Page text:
Boost the mood. Smile. Give hugs when appropriate. Play uplifting music when hanging out with a friend or suggest an inspiring movie for your movie night. Or encourage someone who has had a bad day or is going through a tough time.
7. Exercise regularly, eat and sleep well.
This is very obvious of course.
A good night’s sleep or good workout can have a big impact when your thoughts are pessimistic and you have a lot of tensions on the inside.
Be mindful about these basic habits, because they do have a huge effect on your mind.
8. Take criticism in a healthy way.
One of the most common fears is the fear of criticism. It can hold people back from doing what they want in life.
Because having negativity flowing out of someone’s mouth or email and it being about you can hurt. And being rejected can sting quite a bit.
But if you want to take action on what you deep down want then criticism is pretty much unavoidable. So the key is learning to handle it in a healthier way.
By doing so your fear of it will lessen and it will hurt less if you do get criticized.
Here are four healthy steps to take when you receive criticism:
Step 1: Don’t reply right away.
When you are angry, upset or riled up then is time to calm down a bit before you reply. Take at least a couple of deep breaths or a little time to process the message before you respond.
Step 2: Really listen to the criticism.
Try to remain open and level-headed and figure out how this message can help you.
Ask yourself: Is there one thing I can learn from this criticism? Is there something here that I may not want to hear but could help me?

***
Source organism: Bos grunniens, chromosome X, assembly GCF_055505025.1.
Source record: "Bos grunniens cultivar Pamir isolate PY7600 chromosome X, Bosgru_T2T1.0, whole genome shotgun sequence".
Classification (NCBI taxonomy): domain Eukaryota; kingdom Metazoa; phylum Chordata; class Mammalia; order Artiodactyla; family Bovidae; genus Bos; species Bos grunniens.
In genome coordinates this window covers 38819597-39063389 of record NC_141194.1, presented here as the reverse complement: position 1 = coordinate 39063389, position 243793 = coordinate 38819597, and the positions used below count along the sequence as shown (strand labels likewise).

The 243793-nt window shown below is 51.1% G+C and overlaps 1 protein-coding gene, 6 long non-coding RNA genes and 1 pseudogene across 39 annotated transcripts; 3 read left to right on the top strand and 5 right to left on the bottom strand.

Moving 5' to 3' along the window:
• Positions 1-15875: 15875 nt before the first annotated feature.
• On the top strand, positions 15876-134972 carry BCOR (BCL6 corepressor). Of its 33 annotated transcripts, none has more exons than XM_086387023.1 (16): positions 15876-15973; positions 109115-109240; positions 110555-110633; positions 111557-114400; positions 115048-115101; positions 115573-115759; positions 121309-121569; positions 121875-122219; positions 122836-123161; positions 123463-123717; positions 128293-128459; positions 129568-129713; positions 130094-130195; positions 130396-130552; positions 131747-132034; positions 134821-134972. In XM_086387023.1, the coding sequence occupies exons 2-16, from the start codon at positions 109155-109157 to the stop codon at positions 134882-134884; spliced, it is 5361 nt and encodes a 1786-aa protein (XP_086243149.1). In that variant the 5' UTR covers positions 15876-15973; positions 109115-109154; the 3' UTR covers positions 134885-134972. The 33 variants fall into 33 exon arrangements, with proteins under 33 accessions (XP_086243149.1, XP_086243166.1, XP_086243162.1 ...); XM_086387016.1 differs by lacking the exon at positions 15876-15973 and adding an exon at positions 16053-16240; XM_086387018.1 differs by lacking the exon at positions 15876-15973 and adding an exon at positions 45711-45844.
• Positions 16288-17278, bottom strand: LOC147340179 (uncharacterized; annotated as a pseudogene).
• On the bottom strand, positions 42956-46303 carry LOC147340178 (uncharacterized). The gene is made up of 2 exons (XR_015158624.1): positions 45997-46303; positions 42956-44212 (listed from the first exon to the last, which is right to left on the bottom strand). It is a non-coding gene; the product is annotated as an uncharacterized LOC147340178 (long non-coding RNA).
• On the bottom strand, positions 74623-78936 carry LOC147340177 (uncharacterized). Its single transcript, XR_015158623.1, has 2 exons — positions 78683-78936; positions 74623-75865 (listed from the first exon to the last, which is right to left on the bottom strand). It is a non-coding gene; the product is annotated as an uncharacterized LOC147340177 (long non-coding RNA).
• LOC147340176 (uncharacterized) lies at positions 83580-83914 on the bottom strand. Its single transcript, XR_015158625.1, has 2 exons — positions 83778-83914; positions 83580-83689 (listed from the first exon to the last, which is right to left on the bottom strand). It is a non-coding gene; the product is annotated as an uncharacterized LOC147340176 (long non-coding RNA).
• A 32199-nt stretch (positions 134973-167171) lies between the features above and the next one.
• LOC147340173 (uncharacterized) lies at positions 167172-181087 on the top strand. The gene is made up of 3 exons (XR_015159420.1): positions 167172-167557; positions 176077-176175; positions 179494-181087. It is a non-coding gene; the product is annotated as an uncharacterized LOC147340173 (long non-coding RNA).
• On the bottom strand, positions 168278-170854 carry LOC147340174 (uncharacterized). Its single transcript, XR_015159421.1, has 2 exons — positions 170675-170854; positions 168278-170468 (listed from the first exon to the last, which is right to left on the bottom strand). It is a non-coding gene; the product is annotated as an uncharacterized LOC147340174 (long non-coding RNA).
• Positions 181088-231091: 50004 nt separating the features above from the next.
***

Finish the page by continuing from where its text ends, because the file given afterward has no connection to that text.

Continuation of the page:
Step 3: Remember the criticism isn’t always about you.
Some criticism is helpful. Some is simply attacks or someone lashing out because they are having bad day, year or job.
To lessen the sting of such criticism – often really angry or overly critical in an unconstructive way – I try to be understanding. I think to myself that this person might not be feeling so good at the moment.
Step 4: Reply or let go.
No matter the content of for example an email I try to keep my reply level-headed and kind. I may add a question or two to get more specific feedback that is helpful.
And if they don’t reply or I have simply gotten a nasty attack then it is time to delete it and to let that situation go.
9. If something still gets under your skin then know what to do.
Sometimes something can still get under your skin and hurt you. Even if you use the steps above.
Two things can help with that challenge:
Let it out. Just letting that issue out into the light talking it over with someone close can be very helpful to see it for what it actually is. And to find a healthier perspective on the situation.
How you start your day usually sets the tone for the rest of your day.
So be careful about how you spend your mornings.
If you get going at full speed, lost in future troubles in your mind then the stress, perceived loss of power of over your life and negative thoughts will ramp up quickly.
If you on the other hand start your day by moving slowly, by having an uplifting conversation with your family or friend or you spend some time with reading or listening to inspiring and helpful articles or podcasts over breakfast it can make a big difference for how your whole day will go.
11. Mindfully move through your day.
When you spend your time in the present moment then it becomes so much easier to access positive emotions and to stay practical about what you can actually do about something in your life.
When you get lost in the past or future like so many of us have spent a lot of time on doing then worries very easily become bigger. And failures and mistakes from the past being replayed over and over in your mind drag you down into pessimism.
By moving slowly through your morning and hopefully through much of the rest of your day it becomes easier to mindfully stay in the moment you are in.
Another simple way to reconnect with the moment you are in and to put your full attention there again is to focus just on what is going on around you right now for a minute or two with all your senses.
See it. Hear it. Smell it. Feel the sun, rain or cold wind on your skin. Be present.
It might sound like a small and insignificant thing to do. But this simplifying reconnection with the moment can have a very positive effect on the rest of your day.